Presentation on theme: "ISL244E Macroeconomics Problem Session-12"— Presentation transcript:
1ISL244E Macroeconomics Problem Session-12 byResearch AssistantSerkan Değirmenci
2Today BLANCHARD (2009), Macroeconomics - Chapter 10: The Facts of Growth:(btw pages: )Quick Check (QC): (1-3) (Page: 242)- Chapter 11: Saving, Capital Accumulation, and Output:(btw pages: )Quick Check (QC): (1-3) (Page: 265)Dig Deeper (DP): (4-6) (Page: )
3Chapter 10-QC-1 (Page: 242)Using the information in this chapter, label each of the following statementsTrue, false, or uncertain. Explain briefly.a. On a logarithmic scale, a variable that increases at 5% per year will movealong an upward-sloping line with a slope of TRUE (SEE PAGE 228-FIGURE 10-1)b. The price of food is higher in poor countries than it is in rich countries. FALSE (229)c. Evidence suggests that happiness in rich countries increases with outputper person. FALSE (SEE PAGE 231=>SEE FOCUS BOX: “Growth and Happiness”)d. In virtually all the countries of the world, output per person is convergingto the level of output per person in the United States. FALSE (SEE PAGE 236)e. For about 1,000 years after the fall of the Roman Empire, there wasessentially no growth in output per person in Europe, because any increase inoutput led to a proportional increase in population. TRUE (SEE PAGE 235)f. Capital accumulation does not affect the level of output in the long-run;Only technological progress does. FALSE (SEE PAGE 240)g. The aggregate production function is a relation between output on onehand and labor and capital on the other. TRUE (SEE PAGE 237) => Y = F (K, N)
4Transportation Services Chapter 10-QC-2 (Page: 242)Assume that the average consumer in Mexico and the average consumer in the United States buy the quantities and pay the prices indicated in the following table:FoodTransportation ServicesPriceQuantityMexico10 pesos80030 pesos300United States$22,000$33,000a. Compute U.S. consumption per capita in dollars.b. Compute Mexican consumption per capita in pesos.c. Suppose that 1 dollar is worth 10 pesos. Compute Mexico’s consumptionper capita in dollars.d. Using the purchasing power parity method and U.S. prices, computeMexican consumption per capita in dollars.e. Under each method, how much lower is the standard of living in Mexicothan in the United States? Does the choice of method make a difference?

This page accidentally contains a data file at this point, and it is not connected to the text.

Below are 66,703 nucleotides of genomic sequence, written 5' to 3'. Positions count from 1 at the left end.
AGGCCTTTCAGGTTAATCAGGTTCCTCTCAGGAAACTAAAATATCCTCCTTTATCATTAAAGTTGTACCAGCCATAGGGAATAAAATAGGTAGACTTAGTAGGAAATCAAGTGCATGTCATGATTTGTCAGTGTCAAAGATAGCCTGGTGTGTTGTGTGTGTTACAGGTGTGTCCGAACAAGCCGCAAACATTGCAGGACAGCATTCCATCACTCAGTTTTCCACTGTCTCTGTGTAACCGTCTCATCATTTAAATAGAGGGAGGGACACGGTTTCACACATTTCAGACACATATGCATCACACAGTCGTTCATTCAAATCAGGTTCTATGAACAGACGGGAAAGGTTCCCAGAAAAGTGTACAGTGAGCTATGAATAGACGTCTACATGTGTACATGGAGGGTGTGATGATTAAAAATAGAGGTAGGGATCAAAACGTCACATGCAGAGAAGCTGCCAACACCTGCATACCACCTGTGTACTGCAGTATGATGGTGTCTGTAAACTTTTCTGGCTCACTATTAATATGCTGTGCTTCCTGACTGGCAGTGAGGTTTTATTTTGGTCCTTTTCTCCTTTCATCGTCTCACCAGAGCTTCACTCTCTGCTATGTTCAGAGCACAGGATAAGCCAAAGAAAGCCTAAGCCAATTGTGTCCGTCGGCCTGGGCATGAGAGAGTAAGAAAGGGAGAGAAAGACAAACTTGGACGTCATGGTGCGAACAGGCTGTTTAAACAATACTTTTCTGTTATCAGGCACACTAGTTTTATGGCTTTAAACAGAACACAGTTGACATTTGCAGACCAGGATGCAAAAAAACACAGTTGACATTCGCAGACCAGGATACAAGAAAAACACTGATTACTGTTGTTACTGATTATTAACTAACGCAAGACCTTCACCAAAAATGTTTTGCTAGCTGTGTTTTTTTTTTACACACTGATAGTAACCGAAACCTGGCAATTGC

5Transportation Services Chapter 10-QC-2 (Page: 242)SOLUTION: (SEE PAGES: ) The table should read as follows.FoodTransportation ServicesPriceQuantityMexico10 pesos80030 pesos300United States$22,000$33,000U.S. consumption per person = $2(2000) + $3(3,000)=$13000Mexican consumption per person=10(800) pesos + 30(300) pesos =17000 pesosc From the U.S. point of view, the exchange rate (E)=10 pesos/$.Mexican consumption per person in dollars = pesos/E=$1700d Mexican consumption per person ($PPP)=$2(800)+$3(300)=$2500e Mexican standard of living relative to the United StatesExchange rate method: 1700/13000 =0.13PPP method: 2500/13000=0.19
6Chapter 10-QC-3 (Page: 242)Consider the production function . a. Compute output when K=49 and N=81. b. If both capital and labor double, what happens to output? c. Is this production function characterized by constant returns to scale? Explain. d. Write this production function as a relation between output per worker and capital per worker. e. Let K/N=4. What is Y/N? Now double K/N to 8. Does Y/N double as a result? f. Does the relation between output per worker and capital per worker exhibit constant returns to scale? g. Is your answer in (f) the same as your answer in (c)? Why or why not? h. Plot the relation between output per worker and capital per worker. Does it have the same general shape as the relation in Figure 10-4? Explain.
7Chapter 10-QC-3 (Page: 242) b. Y doubles. c. Yes. d. Y/N=(K/N)1/2 SOLUTION:a. Y=63b. Y doubles.c. Yes.d. Y/N=(K/N)1/2e. K/N=4 implies Y/N=2. K/N=8 implies Y/N= Output less than doubles.f. No. g. No. In part (f), we are essentially looking at what happens to output when we increase capital only, not capital and labor in equal proportion. There are decreasing returns to capital.h. Yes. SEE PAGE 239-FIGURE 10-4
8OUTPUT AND CAPITAL PER WORKER: (SEE PAGE 239-FIGURE 10-4) INCREASES IN CAPITAL PER WORKER LEAD TO SMALLER AND SMALLER INCREASES IN OUTPUT PER WORKER.